Brand Wimbledon courts Asian markets ( June '24,2008, Economic Times)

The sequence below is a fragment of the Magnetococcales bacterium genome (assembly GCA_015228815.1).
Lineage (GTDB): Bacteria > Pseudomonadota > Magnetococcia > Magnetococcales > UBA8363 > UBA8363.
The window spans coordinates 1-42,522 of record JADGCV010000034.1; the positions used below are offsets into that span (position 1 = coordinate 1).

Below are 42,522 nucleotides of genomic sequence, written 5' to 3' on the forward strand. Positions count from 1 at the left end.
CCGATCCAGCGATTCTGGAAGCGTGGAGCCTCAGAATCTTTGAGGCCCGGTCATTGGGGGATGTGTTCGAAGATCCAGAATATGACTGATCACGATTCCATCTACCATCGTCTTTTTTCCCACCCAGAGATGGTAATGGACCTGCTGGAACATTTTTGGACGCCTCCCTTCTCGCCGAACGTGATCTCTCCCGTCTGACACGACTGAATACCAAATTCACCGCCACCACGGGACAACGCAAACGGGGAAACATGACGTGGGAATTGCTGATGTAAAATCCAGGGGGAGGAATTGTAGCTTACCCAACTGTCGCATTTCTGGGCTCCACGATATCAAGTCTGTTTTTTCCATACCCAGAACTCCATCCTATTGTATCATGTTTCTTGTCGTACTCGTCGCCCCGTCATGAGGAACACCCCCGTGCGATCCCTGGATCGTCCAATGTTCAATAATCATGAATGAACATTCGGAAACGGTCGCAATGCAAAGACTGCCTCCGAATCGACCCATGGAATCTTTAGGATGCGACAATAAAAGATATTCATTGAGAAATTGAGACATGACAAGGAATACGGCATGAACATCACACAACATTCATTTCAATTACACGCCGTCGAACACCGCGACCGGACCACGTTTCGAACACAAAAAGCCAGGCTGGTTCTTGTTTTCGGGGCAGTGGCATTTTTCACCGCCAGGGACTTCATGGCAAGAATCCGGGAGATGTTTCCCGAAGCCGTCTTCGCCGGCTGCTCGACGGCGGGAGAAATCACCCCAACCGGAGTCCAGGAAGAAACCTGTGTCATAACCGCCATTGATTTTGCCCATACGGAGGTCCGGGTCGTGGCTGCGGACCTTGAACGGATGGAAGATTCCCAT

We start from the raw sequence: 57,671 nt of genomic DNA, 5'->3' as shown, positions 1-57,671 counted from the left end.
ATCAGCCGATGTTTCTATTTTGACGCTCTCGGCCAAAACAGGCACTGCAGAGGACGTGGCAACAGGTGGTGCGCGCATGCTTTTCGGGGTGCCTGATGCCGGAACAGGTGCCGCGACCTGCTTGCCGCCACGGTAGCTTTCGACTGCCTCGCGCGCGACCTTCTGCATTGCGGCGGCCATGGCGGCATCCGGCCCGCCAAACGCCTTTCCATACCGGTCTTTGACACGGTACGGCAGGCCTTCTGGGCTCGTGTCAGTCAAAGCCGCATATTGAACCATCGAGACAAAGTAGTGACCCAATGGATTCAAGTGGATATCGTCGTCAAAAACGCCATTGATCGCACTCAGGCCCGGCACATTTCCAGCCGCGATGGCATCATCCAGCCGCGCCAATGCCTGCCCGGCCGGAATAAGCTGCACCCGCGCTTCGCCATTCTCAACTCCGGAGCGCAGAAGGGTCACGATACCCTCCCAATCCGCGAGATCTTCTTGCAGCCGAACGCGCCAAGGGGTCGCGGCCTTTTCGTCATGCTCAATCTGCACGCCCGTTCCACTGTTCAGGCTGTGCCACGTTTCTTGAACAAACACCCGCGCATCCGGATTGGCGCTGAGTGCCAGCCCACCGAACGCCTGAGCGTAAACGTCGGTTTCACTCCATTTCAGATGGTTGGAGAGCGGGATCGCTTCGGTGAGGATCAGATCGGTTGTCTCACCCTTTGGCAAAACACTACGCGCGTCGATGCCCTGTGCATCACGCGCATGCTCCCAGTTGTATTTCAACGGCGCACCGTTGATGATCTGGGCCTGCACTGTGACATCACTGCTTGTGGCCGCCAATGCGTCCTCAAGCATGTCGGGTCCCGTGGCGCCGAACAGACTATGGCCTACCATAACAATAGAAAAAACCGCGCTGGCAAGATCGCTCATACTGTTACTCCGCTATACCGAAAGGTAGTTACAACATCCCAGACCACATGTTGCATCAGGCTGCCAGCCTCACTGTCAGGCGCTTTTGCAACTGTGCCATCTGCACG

Wimbledon the tournament is British, but Wimbledon the brand has an Asian face. The sport’s organisers are beginning to realise that young people in India, China and Japan hold the cash key to the event.Much of the revenue of the All-England Lawn Tennis and Croquet Club, which runs the tournament, comes from television rights and bulk suppliers. However, the organisers are eager to widen Wimbledon’s commercial appeal in Asia, which has emerged the main market for brand expansion and merchandising income. The Wimbledon tournament, being held from June 23 to July 6 this year, is broadcast in over 150 countries to a global audience of more than two billion. The sheer global reach of the event has prompted the organisers to merchandise the brand in India, China and Japan, The Guardian reported on Monday. In India, firms licensed to make Wimbledon-branded merchandise include high-end jewellers Gitanjali. Earlier this month, a partnership was announced with TVS Motor to produce scooters — the green, purple and white Wimbledon Class and the Wimbledon Xtreme, an exciting red scooter with graffiti art capturing the excitement of tennis. Wimbledon merchandising began six years ago in China, which now has 34 shops in 14 cities, including two outlets in Beijing. In Japan, the club hosts regular ‘Wimbledon fairs’, exhibiting tournament merchandise. Last year, 3,50,000 pairs of branded Wimbledon sports shoes were sold in Japan, compared to ‘low four figures’ through the All-England club’s retail outlets in Britain.No one says how much the championships cost to host, but the total prize money itself is £11.8 million. A Centre Court ticket for the men’s final costs £91, but income from the global TV audiences dwarf that from ticket sales. Under a 1934 agreement, the club’s profit go to the Lawn Tennis Association, guaranteeing the club the right to host the tournament. In 1980, the amount was £4,20,000. In 2007, it was £26.3 million, showing how much global merchandising the brand had added to the income. Roger McCowen, marketing director at the All-England club, said: “Merchandising is very small in the context of the income from our TV rights and our big official suppliers, but the difference is in the geographical reach, the 52-week awareness, the brand extension.” No rain breaks from next year LONDON: This year’s Wimbledon will be the last chance for Centre Court spectators to enjoy ‘Singing in the Rain’. Last year, fans either fried in the sun or got drenched in the rain with the arena stripped to its bare essentials for the building of a new roof. Now, many spectators have cover once more and seating numbers have been boosted from 13,800 to 15,000. But they will have to wait until next year for technology to finally put an end to one of the most famous rites of the British summer — rain stopping play at Wimbledon. From 2009, white moveable crossbeams will slide a translucent cover across the court in bad weather. No more will the superbly synchronised ground staff have to dash into their choreographed routine of pulling the covers over the court as speedily as possible and neither will fans have to huddle under umbrellas and eat soggy sandwiches.